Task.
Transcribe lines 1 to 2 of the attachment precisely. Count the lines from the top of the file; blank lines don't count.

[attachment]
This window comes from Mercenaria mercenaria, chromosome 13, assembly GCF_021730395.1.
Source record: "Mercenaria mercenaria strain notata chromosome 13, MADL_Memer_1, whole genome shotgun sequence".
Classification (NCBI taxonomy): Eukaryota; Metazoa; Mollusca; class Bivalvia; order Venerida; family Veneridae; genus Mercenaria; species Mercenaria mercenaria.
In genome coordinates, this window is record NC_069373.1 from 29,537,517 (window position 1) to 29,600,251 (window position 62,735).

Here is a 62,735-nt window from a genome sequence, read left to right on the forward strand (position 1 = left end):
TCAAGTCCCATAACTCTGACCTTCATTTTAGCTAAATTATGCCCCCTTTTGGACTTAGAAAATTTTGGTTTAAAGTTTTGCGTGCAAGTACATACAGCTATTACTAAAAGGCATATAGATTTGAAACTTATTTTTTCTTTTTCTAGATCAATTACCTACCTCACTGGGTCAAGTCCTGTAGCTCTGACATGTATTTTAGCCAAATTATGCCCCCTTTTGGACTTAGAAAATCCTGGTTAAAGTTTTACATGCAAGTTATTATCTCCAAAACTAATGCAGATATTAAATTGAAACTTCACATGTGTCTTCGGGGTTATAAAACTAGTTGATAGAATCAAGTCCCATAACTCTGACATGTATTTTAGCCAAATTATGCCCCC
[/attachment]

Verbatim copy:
This window comes from Mercenaria mercenaria, chromosome 13, assembly GCF_021730395.1.
Source record: "Mercenaria mercenaria strain notata chromosome 13, MADL_Memer_1, whole genome shotgun sequence".